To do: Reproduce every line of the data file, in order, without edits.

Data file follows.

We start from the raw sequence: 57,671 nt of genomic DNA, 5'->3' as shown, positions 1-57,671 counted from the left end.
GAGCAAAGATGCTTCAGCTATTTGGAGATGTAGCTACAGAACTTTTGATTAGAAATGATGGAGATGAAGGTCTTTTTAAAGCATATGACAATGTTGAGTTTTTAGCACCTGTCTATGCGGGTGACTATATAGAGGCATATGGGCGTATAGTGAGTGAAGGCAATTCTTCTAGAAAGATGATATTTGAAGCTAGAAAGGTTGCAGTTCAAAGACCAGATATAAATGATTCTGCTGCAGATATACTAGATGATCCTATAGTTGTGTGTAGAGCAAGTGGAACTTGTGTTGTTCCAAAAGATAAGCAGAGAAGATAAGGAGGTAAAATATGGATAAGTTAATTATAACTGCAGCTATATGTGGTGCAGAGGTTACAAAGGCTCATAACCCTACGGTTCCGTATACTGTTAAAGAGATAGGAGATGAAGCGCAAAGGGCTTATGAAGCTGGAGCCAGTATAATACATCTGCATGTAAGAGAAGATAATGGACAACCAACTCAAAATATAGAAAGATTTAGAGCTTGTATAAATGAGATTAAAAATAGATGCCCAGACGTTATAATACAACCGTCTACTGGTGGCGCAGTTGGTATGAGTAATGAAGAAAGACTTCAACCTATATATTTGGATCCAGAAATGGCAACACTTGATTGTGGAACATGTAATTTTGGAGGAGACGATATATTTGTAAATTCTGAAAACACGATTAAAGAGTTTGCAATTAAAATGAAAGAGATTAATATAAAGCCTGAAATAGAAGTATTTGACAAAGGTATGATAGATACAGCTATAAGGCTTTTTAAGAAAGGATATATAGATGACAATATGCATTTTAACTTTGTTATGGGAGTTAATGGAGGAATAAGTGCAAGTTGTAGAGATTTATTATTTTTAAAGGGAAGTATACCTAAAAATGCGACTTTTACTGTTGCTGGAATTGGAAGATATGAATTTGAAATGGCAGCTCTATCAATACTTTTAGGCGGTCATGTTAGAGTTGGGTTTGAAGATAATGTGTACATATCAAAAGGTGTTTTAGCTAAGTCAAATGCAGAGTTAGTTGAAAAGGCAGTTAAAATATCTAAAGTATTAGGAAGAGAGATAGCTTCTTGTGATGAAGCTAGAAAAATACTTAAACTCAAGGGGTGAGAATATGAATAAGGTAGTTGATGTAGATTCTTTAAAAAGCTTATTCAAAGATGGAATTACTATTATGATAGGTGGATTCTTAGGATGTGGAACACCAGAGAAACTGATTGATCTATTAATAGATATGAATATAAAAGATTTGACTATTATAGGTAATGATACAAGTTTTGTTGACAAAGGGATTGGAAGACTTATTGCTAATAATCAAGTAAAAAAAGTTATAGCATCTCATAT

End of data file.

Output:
We start from the raw sequence: 57,671 nt of genomic DNA, 5'->3' as shown, positions 1-57,671 counted from the left end.
GAGCAAAGATGCTTCAGCTATTTGGAGATGTAGCTACAGAACTTTTGATTAGAAATGATGGAGATGAAGGTCTTTTTAAAGCATATGACAATGTTGAGTTTTTAGCACCTGTCTATGCGGGTGACTATATAGAGGCATATGGGCGTATAGTGAGTGAAGGCAATTCTTCTAGAAAGATGATATTTGAAGCTAGAAAGGTTGCAGTTCAAAGACCAGATATAAATGATTCTGCTGCAGATATACTAGATGATCCTATAGTTGTGTGTAGAGCAAGTGGAACTTGTGTTGTTCCAAAAGATAAGCAGAGAAGATAAGGAGGTAAAATATGGATAAGTTAATTATAACTGCAGCTATATGTGGTGCAGAGGTTACAAAGGCTCATAACCCTACGGTTCCGTATACTGTTAAAGAGATAGGAGATGAAGCGCAAAGGGCTTATGAAGCTGGAGCCAGTATAATACATCTGCATGTAAGAGAAGATAATGGACAACCAACTCAAAATATAGAAAGATTTAGAGCTTGTATAAATGAGATTAAAAATAGATGCCCAGACGTTATAATACAACCGTCTACTGGTGGCGCAGTTGGTATGAGTAATGAAGAAAGACTTCAACCTATATATTTGGATCCAGAAATGGCAACACTTGATTGTGGAACATGTAATTTTGGAGGAGACGATATATTTGTAAATTCTGAAAACACGATTAAAGAGTTTGCAATTAAAATGAAAGAGATTAATATAAAGCCTGAAATAGAAGTATTTGACAAAGGTATGATAGATACAGCTATAAGGCTTTTTAAGAAAGGATATATAGATGACAATATGCATTTTAACTTTGTTATGGGAGTTAATGGAGGAATAAGTGCAAGTTGTAGAGATTTATTATTTTTAAAGGGAAGTATACCTAAAAATGCGACTTTTACTGTTGCTGGAATTGGAAGATATGAATTTGAAATGGCAGCTCTATCAATACTTTTAGGCGGTCATGTTAGAGTTGGGTTTGAAGATAATGTGTACATATCAAAAGGTGTTTTAGCTAAGTCAAATGCAGAGTTAGTTGAAAAGGCAGTTAAAATATCTAAAGTATTAGGAAGAGAGATAGCTTCTTGTGATGAAGCTAGAAAAATACTTAAACTCAAGGGGTGAGAATATGAATAAGGTAGTTGATGTAGATTCTTTAAAAAGCTTATTCAAAGATGGAATTACTATTATGATAGGTGGATTCTTAGGATGTGGAACACCAGAGAAACTGATTGATCTATTAATAGATATGAATATAAAAGATTTGACTATTATAGGTAATGATACAAGTTTTGTTGACAAAGGGATTGGAAGACTTATTGCTAATAATCAAGTAAAAAAAGTTATAGCATCTCATAT